Archive for 2011/10/11
The infosec industry needs to move beyond “faith-based security” to an evidence-based approach that takes ideas from battlefield combat if corporations are ever to get ahead of hackers and keep security spending down to manageable levelsPosted: 2011/10/11 in Education / Awareness, New Business Models
VeriSign, which manages the database of all .com internet addresses, wants powers to shut down “non-legitimate” domain names when asked to by law enforcementPosted: 2011/10/11 in Blocking, Education / Awareness, Enforcement, Filtering, New Business Models
A2B Internet to sue Spamhaus for extortion. Spamhaus accused of threatening A2B and its customers with “Denial of Service” attacks if A2B would refrain from taking action against “Pirate Bay and WikiLeaks hoster” Cyberbunker / CB3ROBPosted: 2011/10/11 in Education / Awareness, Litigation, Stats / reports
According to the Webwereld.nl article this is what happened:
- A2B Internet is hosting Cyberbunker/CB3ROB via a customer: colocated host Datahouse;
- Cyberbunker/CB3ROB is believed to be hosting ThePirateBay.org and WikiLeaks.org using servers of Datahouse (which in turn is using the services of A2B Internet);
- According to A2B Internet, one IP address within Cyberbunker/CB3ROB’s IP range may have been used for SPAM distribution;
- In relation to that spam activity, Spamhaus asked A2B Internet to block all traffic related to Cyberbunker/CB3ROB;
- A2B Internet refused as it believed that request to be disproportionate;
- Spamhaus then blacklisted all IP ranges belonging to A2B Internet (rather than Cyberbunker/CB3ROB);
- This disrupted the services of all of the customers of A2B Internet;
- A2B Internet gave in to the pressure and has stopped “advertising” the IP range of Cyberbunker/CB3ROB;
- A2B Internet will now go and sue Spamhaus
Spamhaus Managing Director Steve Linford states that the rules and procedures of Spamhaus have been the same for the past 10 years. Whenever upstream providers are aware of spamming activities or are actively supporting the work of spammers they will be blacklisted too. “Arguing that appearing on an SBL list is the same as extortion is pretty much the same as arguing that you’re being extorted by a restaurant because they are not allowing you in because they feel you’re not dressed appropriately.”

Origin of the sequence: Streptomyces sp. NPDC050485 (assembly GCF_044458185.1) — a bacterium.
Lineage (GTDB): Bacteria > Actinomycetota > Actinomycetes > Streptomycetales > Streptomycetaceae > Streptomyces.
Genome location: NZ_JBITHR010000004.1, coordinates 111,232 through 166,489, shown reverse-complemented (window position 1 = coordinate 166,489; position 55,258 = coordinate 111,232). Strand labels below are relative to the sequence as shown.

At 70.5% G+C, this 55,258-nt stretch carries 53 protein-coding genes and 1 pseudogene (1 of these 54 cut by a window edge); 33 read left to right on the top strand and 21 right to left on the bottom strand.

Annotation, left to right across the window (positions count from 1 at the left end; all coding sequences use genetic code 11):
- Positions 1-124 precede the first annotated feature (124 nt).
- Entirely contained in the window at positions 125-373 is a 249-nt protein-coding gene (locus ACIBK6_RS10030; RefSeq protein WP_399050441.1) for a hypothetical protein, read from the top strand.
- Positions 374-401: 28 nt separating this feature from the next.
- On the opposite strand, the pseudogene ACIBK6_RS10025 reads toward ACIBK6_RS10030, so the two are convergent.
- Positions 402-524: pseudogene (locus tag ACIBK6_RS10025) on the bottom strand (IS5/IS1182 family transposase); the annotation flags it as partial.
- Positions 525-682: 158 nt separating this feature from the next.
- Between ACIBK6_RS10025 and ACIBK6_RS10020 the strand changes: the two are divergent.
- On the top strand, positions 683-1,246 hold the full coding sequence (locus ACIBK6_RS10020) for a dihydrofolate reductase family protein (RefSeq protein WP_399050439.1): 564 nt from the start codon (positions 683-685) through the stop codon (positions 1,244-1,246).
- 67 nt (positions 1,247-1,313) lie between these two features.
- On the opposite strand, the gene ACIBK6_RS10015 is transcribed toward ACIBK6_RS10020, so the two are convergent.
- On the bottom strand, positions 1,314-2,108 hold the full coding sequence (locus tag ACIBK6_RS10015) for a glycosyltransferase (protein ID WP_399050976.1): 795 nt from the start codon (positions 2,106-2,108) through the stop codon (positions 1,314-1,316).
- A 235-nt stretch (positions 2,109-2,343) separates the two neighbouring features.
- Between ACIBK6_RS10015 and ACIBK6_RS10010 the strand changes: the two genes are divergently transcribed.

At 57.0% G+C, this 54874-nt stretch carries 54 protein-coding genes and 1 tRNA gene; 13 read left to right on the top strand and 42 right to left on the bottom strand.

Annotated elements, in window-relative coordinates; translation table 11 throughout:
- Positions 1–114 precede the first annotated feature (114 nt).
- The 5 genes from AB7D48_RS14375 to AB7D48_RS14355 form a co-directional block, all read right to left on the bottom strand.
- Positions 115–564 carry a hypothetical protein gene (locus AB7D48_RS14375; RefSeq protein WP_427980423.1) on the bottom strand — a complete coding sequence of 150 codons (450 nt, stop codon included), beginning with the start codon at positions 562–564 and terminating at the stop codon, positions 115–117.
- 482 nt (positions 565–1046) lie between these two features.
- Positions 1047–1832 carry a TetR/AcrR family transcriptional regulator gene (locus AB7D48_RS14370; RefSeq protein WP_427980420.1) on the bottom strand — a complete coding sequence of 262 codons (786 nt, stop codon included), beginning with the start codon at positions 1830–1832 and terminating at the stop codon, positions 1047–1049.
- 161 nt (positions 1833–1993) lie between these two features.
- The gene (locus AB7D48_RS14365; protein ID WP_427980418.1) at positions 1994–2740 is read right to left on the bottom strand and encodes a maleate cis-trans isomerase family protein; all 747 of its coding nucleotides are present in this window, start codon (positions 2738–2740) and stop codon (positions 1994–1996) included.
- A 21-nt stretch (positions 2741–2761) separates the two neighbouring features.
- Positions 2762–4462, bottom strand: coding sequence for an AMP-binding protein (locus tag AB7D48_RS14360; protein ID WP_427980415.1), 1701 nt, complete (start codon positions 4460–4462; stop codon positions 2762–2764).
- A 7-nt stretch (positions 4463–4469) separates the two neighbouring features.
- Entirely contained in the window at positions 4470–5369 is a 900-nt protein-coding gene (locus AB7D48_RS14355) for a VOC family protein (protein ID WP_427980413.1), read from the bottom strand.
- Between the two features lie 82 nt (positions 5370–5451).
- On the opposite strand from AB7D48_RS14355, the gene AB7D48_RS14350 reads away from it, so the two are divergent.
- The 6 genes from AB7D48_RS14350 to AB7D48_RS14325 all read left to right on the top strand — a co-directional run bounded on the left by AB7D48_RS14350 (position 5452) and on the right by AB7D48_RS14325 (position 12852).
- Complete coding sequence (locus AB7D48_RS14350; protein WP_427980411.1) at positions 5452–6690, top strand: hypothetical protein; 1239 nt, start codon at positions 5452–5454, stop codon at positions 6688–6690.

Dutch language news article:
Pictures And Video From Within The Spanish Hideout Of Cyberbunker Operator Sven Olaf Kamphuis
Cyberbunker Operator And DDOS Suspect Sven Olaf Kamphuis Operated From Bunker In Spain As Well As His Mobile “Hacker Van”
Cyberbunker Operator And Alleged Spamhaus DOS Attacker Sven Olaf Kamphuis Arrested In Spain
“It was all Photoshop,” says Guido Blaauw (aka Rik van Esser?), of Bunkerinfra Datacenters (aka Cyberbunker), and Kamphuis fled to Spain
It seems clear that the CB3ROB network hijacked one (or more) of the IP addresses of Spamhaus, and installed a DNS server there which incorrectly returns positive results to every query (Cyberbunker)
“Yo anons, we could use a little help in shutting down illegal slander and blackmail censorship project ‘spamhaus.org,’” Cyberbunker’s Sven Kamphuis wrote on his Facebook wall March 23
Current owner of “NATO bunker” – Bunkerinfra Datacenters – states that “Cyberbunker” and Sven Olaf Kamphuis have left the building
Let’s start with some truth. The “Cyberbunker attack” did reach upwards of 300 Gb/sec and is the largest recorded DDoS to date